I don't think hanging plants would provide a fabulous view, but it seemed that they might soften the less than great view a bit.

    Bookmark   March 27, 2014 at 5:20PM
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If you'd like an example of one of the least cost-effective remodeling projects possible, change the fenestration on a building.

    Bookmark   March 27, 2014 at 5:22PM
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If it makes any difference, this wall will be opened up to repair some dry rot and the stucco redone at the time of the kitchen remodel anyway. Don't think they will have to go up as high as the windows though so I'm not sure it would change the cost of the window enlargement much.

It may be out of budget for sure. I can pretty easily get a ballpark on the cost though. Just want to try to pin down whether I even want the change.

I guess what I'm trying to get an handle on now is how much of an improvement would it be. If it costs rather a lot but makes the kitchen much more pleasant to be in, then I might be willing to spend the money. (Even if it meant skimping on some other items.)

I can look at houzz pictures all day long, but that doesn't give me much sense of how much nicer the room would feel with bigger windows. Would it feel vastly improved? Just a little bit? Worse because the view is not great? Obviously every situation is different, but as much feedback as I can get on the results of enlarging windows seems to be useful data.

Thanks everyone!

    Bookmark   March 27, 2014 at 5:49PM
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In a 1926 stucco house, I'm guessing it would be totally appropriate to put in leaded glass with colors and maybe even an etched or stained (drawn upon) highlight section, to stand between you and the neighbors. Perhaps one big, audacious art window to bring in light, and improved mechanisms for the rest of the high windows would work? Or all of them in textured or frosted glass, with some colored borders?

I wasn't originally going to change my windows. One looks at my studio door and the other at the side fence. But everyone who saw the second one, which was small and off center, hated it, and I wanted a counter height serving counter to the back patio with the other. They both ended up down to the counter and bigger, with the side one made into a garden window bump out and moved over, as well. I lost my favorite sunbeam that shone through the door into the dining room, and some room for upper cabinets, but gained a lot of daylight and just general beauty and harmony. The view hasn't improved. :)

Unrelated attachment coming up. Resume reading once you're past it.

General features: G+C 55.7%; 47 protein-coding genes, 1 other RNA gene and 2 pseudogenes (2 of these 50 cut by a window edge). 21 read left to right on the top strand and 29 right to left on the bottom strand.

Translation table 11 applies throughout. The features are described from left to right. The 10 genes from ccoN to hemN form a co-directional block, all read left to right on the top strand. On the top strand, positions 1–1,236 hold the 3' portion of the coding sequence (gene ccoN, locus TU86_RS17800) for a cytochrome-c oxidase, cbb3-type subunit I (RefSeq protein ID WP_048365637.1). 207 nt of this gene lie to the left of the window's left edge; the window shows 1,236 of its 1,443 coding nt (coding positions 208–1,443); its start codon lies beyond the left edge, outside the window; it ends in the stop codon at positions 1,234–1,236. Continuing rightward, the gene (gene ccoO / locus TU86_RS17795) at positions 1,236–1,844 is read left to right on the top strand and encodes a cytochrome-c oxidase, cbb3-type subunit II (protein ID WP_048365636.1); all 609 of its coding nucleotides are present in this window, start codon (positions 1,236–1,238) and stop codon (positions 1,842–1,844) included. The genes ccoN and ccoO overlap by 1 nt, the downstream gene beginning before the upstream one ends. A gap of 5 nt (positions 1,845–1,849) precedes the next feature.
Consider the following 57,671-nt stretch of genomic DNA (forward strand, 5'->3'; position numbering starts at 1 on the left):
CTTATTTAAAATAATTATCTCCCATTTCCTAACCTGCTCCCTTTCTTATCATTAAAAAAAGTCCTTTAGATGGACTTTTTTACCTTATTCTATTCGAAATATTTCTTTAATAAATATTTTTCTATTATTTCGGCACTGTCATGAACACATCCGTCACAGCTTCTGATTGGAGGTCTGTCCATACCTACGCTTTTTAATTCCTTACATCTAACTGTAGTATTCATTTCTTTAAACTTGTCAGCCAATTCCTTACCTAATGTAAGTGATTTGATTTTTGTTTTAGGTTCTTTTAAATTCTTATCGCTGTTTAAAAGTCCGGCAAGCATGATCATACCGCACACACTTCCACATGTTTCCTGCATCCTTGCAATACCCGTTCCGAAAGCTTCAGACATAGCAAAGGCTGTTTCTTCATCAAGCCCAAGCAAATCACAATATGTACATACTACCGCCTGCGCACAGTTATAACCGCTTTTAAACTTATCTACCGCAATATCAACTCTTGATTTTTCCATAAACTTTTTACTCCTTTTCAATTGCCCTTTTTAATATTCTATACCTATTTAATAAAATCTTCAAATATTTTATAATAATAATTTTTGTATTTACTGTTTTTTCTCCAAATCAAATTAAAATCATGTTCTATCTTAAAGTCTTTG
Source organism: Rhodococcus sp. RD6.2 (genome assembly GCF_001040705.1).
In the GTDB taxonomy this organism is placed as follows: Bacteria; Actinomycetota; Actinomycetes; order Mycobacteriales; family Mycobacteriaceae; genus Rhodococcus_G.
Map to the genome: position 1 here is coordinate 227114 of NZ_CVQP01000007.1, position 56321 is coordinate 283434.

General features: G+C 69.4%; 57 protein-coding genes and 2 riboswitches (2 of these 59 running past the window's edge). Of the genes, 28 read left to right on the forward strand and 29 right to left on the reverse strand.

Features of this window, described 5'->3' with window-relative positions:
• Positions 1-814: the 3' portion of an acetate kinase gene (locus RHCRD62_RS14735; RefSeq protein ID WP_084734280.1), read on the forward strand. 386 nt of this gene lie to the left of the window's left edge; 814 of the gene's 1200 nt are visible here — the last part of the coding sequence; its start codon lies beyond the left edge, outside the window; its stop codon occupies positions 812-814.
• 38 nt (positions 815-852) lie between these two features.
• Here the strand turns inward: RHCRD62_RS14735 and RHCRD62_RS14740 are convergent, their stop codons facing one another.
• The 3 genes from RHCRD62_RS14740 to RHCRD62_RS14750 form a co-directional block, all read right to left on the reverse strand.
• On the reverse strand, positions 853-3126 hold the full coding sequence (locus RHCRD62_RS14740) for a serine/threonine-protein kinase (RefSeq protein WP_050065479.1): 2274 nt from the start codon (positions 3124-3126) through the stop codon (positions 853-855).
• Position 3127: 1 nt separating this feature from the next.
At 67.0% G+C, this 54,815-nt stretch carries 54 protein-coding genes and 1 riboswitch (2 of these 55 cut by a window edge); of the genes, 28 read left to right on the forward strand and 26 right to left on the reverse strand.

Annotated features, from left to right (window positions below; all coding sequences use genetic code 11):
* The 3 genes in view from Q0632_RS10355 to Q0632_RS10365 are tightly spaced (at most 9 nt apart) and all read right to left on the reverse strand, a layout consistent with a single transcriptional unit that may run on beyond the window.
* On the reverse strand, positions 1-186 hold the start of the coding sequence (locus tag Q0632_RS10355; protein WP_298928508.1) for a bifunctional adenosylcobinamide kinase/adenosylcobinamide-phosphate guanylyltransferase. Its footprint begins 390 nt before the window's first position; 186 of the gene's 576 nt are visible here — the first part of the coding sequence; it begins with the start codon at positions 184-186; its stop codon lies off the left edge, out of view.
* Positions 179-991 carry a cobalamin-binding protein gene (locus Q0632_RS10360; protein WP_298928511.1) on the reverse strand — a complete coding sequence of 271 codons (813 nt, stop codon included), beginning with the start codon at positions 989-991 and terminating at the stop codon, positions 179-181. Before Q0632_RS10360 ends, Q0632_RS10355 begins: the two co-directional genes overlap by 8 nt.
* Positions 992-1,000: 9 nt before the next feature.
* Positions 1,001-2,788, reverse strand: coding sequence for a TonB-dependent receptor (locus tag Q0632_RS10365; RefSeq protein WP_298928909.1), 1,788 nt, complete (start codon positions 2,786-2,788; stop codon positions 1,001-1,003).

It's really hard taking pictures of light, so I don't have good examples for you. I did it more for the aesthetics of the kitchen. There's also a slider and the light has always been good.

This is a feeling thing. YOU feel like it would be nicer, then it will be. Does anyone in your family think it's an awful idea? Will you be losing storage/utility space that you really need?

Since the wall needs to be opened up anyway, if you really aren't sure after doing all your research, maybe you can make dual plans? Choose the windows and make sure they're in stock, then open the wall. Decide how you like it open when there's a hole, and then make your decision? It'll cost more and make your contractor crazy, besides having to deal with the building department, but it might be the opportunity you need to get it right.

If you want a vote, however, I say go for it. The only knock I've ever heard on windows is not having enough place for art or cabinets. No one regrets the windows themselves.

    Bookmark   March 27, 2014 at 6:43PM
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If the windows will bring in more light I would go for it!
You can get some nice frosted or bubbled glass for the bottom pane if it is double hung and not worry about the view.

I had various estimates for my 3x3 foot kitchen window (using vinyl windows).

1. Replace double hung with casement $700, in same frame